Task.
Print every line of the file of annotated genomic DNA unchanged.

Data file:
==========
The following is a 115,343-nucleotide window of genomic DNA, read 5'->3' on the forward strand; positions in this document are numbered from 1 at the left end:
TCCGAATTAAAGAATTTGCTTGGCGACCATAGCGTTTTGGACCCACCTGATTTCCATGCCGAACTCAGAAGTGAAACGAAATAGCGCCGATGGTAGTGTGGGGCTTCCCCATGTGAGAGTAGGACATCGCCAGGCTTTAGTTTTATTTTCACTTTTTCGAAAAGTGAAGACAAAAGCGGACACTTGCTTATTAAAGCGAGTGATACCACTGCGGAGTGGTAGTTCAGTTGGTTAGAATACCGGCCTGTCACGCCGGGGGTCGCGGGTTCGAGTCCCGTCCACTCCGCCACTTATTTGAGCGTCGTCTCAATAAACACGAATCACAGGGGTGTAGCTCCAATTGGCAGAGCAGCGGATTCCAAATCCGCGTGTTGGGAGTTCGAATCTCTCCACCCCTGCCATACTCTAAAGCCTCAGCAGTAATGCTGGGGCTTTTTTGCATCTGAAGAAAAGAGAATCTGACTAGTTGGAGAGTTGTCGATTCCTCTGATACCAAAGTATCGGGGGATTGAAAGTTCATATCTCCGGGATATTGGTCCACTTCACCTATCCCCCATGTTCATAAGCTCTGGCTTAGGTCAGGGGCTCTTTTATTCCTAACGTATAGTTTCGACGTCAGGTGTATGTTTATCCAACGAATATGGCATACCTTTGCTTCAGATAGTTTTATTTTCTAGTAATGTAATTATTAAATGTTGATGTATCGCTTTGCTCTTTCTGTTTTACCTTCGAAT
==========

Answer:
The following is a 115,343-nucleotide window of genomic DNA, read 5'->3' on the forward strand; positions in this document are numbered from 1 at the left end:
TCCGAATTAAAGAATTTGCTTGGCGACCATAGCGTTTTGGACCCACCTGATTTCCATGCCGAACTCAGAAGTGAAACGAAATAGCGCCGATGGTAGTGTGGGGCTTCCCCATGTGAGAGTAGGACATCGCCAGGCTTTAGTTTTATTTTCACTTTTTCGAAAAGTGAAGACAAAAGCGGACACTTGCTTATTAAAGCGAGTGATACCACTGCGGAGTGGTAGTTCAGTTGGTTAGAATACCGGCCTGTCACGCCGGGGGTCGCGGGTTCGAGTCCCGTCCACTCCGCCACTTATTTGAGCGTCGTCTCAATAAACACGAATCACAGGGGTGTAGCTCCAATTGGCAGAGCAGCGGATTCCAAATCCGCGTGTTGGGAGTTCGAATCTCTCCACCCCTGCCATACTCTAAAGCCTCAGCAGTAATGCTGGGGCTTTTTTGCATCTGAAGAAAAGAGAATCTGACTAGTTGGAGAGTTGTCGATTCCTCTGATACCAAAGTATCGGGGGATTGAAAGTTCATATCTCCGGGATATTGGTCCACTTCACCTATCCCCCATGTTCATAAGCTCTGGCTTAGGTCAGGGGCTCTTTTATTCCTAACGTATAGTTTCGACGTCAGGTGTATGTTTATCCAACGAATATGGCATACCTTTGCTTCAGATAGTTTTATTTTCTAGTAATGTAATTATTAAATGTTGATGTATCGCTTTGCTCTTTCTGTTTTACCTTCGAAT